Every few years I write that if you pay attention, the best professional development often comes out of nowhere, is free, and lasts only minutes – or even seconds. (You can read the earlier posts here and here.) Here are some ways I’ve recently “been schooled” to be a better teacher. Each, in its own way, demonstrates the power of caring.
The Power of Confrontation
The tone and anger behind the words surprised me. A peer had just confronted me for a failure to complete a professional task. I was mad and hurt. I knew our paths would cross again soon and didn’t know how I would act or what I would say. It didn’t matter because when we next saw each other, they took the lead:
“Do you feel bad about what I said?”
“Sandy, you have to understand that I always have the highest possible expectations of you.”
No apology, no condescension, just a handful of unexpected words, expressed with emotion, that turned out to be exactly what I needed to hear. A colleague I care deeply for and respect so much had not torn me down after all. Rather, they had restored a part of me that I didn’t know was missing. Imagine breathing again after not realizing you had been suffocating. That’s what it was like to be forcibly reminded of my capacity as a teacher.
Lesson One: Nothing empowers me as a teacher more than someone I care about needing me to be as strong as I can.
I have feelings, too, you know
I learned recently that expressing my feelings, at the right time and in the right moment, can do a lot more for relationships and classroom behavior than any exercise of authority. Near the end of the first quarter, I was constantly at war with a student I’ll call Melody. We were at each other every day. She did no work, disrupted the class daily, and as the quarter wore on, Melody became openly and provocatively defiant. She would get out her phone, walk right by me texting, and when I told her to put it away and sit down, walk out of class completely. Her parent contact information was out of date and her behavior didn’t merit referrals to the office, so I dreaded the thought of three more quarters like this.
Then one day two girls in her class were playfully arguing with each other about which of them was my favorite student. “Neither,” I said, “It’s Melody.” Melody’s head spun so fast when she heard that she almost got whiplash. I looked right at her and said, “That’s why it hurts so much when you’re mean to me.” She was quiet the rest of the period and the next day greeted me with big, “Hi, Mr. Merz!” Since then we’re doing fine together, we’ve had our run-ins, but they’re over fast and nothing gets carried forward.
Lesson Two: Students can’t care about how we feel until they know how we feel.
“That other class has fun”
The other day I got after a math student I really like for socializing. She said she wanted to change her schedule and go with the other math teacher. I pretty much ignored her comment thinking it was just said in the moment. But a few days later, for no obvious reason, she said it again. I asked her why, and she said they have fun in the other class. She explained that once a week they play a math game with prizes and treats.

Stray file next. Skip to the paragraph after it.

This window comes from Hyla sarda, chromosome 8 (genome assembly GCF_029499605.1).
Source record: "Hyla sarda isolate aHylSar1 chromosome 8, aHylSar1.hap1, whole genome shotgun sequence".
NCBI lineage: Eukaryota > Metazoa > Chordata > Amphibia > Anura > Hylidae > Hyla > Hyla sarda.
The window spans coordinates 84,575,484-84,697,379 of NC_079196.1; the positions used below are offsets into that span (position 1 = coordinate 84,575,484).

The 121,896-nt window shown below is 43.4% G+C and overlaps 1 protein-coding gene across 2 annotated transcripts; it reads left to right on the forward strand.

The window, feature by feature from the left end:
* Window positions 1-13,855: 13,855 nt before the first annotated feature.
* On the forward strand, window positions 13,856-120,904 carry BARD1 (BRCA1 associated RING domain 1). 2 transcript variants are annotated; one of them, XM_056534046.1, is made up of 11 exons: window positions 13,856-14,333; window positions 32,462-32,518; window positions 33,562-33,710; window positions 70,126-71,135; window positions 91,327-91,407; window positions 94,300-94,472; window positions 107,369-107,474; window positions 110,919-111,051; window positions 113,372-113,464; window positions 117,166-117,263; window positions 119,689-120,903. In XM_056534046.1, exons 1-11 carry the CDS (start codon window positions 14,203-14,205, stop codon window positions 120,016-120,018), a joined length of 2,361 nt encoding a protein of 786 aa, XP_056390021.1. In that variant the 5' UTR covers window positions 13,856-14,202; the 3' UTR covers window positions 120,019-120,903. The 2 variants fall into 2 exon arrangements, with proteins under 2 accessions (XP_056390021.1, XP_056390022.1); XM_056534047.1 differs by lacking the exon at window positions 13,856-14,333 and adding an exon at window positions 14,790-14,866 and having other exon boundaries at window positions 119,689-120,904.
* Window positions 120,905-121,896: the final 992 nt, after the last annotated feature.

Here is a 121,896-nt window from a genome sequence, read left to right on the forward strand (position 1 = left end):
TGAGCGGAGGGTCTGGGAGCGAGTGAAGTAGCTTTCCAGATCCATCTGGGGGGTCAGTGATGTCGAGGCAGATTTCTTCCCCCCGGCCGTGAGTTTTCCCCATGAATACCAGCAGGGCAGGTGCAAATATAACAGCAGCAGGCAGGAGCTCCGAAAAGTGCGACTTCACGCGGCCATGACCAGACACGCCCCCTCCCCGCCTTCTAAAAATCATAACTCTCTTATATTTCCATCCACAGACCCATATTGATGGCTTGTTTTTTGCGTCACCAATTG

Well, shoot, if you want games, you’ll get games. So, we too started playing a weekly math game with members of the winning team being exempt from the next week’s review homework. It’s been great. Kids look forward to it, they argue among their friends about why their answers are right, and I have fewer papers to grade each week. How many wins are in that?
I didn’t want them getting bored of the routine and decided to change things up. Discipline at my school is pretty bad right now, for reasons far beyond the scope of this post. So, instead of a review game last week, I set the behavioral goal of significantly reducing offensive language for a week. That meant more than just avoiding the usual bad words. They also had to avoid insults, sarcasm, and so forth. I said that no one would win unless everyone won, but also that one or two people couldn’t spoil it for the class. The payoff would be to take a day off this week and play Human Foosball. If you haven’t seen it, look it up. (We played on a field with students holding onto ropes to keep in line.)
Five out of six classes met the goal. Best of all they mostly achieved the goal by policing themselves. Well, maybe best of all was the more civil language in class.
Yesterday was game day, and we had a hoot. After class I asked the girl who started it all if class was getting any more fun and got a nod, her biggest smile, and a big thumbs up.
Lesson Three: Kids care about being heard and can make great things happen when they are.
Each of these lessons have improved classroom management, student performance, and my strength as a teacher. But ultimately they have have amounted to self-care by strengthening emotional bonds with others and resting in the peace that follows.